‘This is a movement and not a march’

The calls for action have been heard loud and clear across the United States and the world.

Hundreds of thousands of marchers turned out Saturday, March 24 at more than 800 public demonstrations across the globe in the student-driven March for Our Lives movement, which emerged from the recent massacre at a South Florida high school.

In Nashville, organizers estimated a crowd of 10-12,000 people took part in the rally and march that started and ended at downtown’s Public Square Park in front of the Metro Courthouse.

Protesters turned out in a colorful quilt of commitment and passion. They included sign-toting groups of high school and college students —“Am I Going To Die Before I Can Vote?,” one sign read — as well as youngsters riding atop parents’ shoulders, and senior citizens in wheelchairs.

The Nashville march was prompted by Abby Brafman, a Vanderbilt University freshman and 2017 graduate of Marjory Stoneman Douglas High School in Florida, where 17 people were killed on Feb. 14, 15 of them her former classmates.

Brafman’s idea quickly turned into a youth-led civic movement when a network of 70 fellow students asked how they could be involved, and the larger Nashville community responded. A Facebook group exploded with more than 7,000 names.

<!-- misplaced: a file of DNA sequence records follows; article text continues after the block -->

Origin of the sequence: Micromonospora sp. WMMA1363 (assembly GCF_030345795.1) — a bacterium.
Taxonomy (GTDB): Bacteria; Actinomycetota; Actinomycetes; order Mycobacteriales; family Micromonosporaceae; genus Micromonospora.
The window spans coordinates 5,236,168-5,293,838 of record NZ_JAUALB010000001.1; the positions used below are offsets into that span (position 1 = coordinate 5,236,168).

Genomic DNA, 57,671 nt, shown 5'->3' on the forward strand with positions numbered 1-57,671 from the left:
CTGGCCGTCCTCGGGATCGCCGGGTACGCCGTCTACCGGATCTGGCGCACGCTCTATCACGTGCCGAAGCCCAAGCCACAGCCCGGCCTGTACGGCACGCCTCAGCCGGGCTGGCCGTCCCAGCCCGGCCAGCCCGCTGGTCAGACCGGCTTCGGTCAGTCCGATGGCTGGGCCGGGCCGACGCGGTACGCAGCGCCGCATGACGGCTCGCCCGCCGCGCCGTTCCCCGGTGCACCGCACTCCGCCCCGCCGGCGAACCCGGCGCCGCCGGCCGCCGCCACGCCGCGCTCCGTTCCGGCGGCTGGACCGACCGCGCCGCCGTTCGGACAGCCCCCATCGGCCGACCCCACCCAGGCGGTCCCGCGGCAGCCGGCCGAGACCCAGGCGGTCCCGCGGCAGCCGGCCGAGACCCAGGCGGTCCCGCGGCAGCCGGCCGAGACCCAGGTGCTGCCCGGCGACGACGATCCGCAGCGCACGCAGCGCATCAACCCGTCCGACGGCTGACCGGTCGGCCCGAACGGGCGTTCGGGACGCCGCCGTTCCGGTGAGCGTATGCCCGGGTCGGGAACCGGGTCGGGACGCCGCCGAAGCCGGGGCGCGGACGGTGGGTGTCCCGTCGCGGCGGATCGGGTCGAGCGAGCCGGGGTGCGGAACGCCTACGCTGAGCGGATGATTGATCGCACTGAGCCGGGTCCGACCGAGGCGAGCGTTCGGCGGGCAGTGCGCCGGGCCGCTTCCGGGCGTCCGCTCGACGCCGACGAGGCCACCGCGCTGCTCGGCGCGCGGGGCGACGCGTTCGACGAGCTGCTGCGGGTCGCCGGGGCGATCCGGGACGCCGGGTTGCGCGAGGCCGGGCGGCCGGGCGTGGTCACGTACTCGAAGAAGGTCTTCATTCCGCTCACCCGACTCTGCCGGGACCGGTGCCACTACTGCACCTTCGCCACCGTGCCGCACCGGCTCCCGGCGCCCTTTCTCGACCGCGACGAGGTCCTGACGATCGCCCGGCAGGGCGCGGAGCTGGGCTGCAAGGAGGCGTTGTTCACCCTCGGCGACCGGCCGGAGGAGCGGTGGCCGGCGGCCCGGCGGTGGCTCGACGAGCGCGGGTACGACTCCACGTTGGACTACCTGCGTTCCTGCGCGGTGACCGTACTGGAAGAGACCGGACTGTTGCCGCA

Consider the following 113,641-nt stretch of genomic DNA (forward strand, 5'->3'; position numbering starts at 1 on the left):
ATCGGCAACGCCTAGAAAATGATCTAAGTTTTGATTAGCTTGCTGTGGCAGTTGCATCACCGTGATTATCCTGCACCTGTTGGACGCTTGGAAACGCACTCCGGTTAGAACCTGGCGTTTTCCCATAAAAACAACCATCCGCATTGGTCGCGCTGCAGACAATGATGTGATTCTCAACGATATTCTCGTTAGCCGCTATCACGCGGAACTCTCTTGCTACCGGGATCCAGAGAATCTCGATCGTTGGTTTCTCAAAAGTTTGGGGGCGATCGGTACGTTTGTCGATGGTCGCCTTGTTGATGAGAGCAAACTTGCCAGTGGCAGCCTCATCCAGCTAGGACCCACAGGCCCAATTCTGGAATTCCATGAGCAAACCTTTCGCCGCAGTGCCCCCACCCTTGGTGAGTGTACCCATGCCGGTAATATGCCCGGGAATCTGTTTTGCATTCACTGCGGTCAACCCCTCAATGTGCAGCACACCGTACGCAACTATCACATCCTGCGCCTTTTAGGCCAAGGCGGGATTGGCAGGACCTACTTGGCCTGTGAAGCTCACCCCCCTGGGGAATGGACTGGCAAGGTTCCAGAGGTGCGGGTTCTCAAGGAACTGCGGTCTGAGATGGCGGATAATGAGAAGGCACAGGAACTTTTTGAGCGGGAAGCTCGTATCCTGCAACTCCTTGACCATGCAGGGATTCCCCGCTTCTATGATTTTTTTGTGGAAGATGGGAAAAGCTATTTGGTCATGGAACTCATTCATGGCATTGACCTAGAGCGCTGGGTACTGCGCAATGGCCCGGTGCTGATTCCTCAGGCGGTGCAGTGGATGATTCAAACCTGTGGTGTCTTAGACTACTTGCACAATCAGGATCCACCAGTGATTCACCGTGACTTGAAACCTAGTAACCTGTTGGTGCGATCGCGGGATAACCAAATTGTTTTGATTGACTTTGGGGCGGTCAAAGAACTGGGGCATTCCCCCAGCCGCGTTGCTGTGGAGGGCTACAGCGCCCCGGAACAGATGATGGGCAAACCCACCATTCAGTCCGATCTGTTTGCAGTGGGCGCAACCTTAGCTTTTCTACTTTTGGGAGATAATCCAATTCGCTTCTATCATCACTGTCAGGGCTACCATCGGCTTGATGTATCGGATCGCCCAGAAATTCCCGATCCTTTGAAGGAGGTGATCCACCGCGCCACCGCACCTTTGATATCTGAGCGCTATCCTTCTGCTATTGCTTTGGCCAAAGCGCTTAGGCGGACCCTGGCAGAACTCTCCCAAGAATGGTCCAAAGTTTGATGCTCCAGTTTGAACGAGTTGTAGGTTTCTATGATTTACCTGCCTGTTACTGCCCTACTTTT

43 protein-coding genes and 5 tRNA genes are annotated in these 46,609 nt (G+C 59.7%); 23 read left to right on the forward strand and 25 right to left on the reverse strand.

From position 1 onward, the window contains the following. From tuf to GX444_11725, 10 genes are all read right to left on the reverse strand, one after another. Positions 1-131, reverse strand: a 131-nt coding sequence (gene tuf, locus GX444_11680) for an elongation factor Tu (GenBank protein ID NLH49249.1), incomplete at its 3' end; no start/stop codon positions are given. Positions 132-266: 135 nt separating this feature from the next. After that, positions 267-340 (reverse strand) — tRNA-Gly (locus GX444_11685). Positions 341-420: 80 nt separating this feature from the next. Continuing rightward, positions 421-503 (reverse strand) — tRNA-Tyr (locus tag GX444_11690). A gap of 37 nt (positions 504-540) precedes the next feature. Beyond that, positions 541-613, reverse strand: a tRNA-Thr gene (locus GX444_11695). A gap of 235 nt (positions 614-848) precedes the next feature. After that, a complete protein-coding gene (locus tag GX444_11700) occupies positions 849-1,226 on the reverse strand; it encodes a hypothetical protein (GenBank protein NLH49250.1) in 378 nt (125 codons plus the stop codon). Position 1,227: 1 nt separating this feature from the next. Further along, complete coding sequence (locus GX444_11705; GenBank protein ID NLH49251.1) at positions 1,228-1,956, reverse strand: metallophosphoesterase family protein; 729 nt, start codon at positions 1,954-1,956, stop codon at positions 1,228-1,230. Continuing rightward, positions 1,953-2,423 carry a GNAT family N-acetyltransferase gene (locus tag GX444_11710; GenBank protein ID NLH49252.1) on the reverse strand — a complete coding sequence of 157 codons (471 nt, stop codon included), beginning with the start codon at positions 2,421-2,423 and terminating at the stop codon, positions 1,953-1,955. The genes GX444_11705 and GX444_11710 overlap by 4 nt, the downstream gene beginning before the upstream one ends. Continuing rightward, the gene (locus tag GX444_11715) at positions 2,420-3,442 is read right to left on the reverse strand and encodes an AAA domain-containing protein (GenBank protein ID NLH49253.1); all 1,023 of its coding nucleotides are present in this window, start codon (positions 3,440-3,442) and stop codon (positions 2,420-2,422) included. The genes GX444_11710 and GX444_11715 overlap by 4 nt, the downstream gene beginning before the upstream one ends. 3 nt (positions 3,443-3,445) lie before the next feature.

“This has been an incredible roller coaster, and the journey does not stop here,” said Brafman as part of her remarks closing the rally, as quoted by The Tennessean. “I’ve said it a few times, and I’ll continue to say it: This is a movement and not a march.”

Other speakers included Nashville Mayor David Briley, state Rep. Brenda Gilmore, and the Rev. Naomi Tutu, a Nashville resident and daughter of Nobel Peace Prize winner Archbishop Desmond Tutu.

Also, four essay winners from Metro Public Schools read their essays aloud, including crowd pleaser Norah Hooper, a first-grader from Dan Mills Elementary School in East Nashville’s Inglewood neighborhood.

Brafman proved to be a popular media subject throughout the weeks leading up to the march. Coverage including a front-page feature in The Tennessean, multiple appearances on Nashville TV and radio stations, and being interviewed as part of the nationally syndicated National Public Radio show “On Point.”

Along with Nashville march organizers Sabina Smith and Puja Jagasia, Brafman met with The Community Foundation of Middle Tennessee to establish the March Four Our Lives Nashville Fund, allowing for gifts made to support event tax-deductible. After the cost of the march is covered, the remaining funds will go to the Broward Education Foundation.


Gifts to the March For Our Lives Nashville Fund are tax-deductible. Your credit card statement will read, The Community Foundation of Middle Tennessee.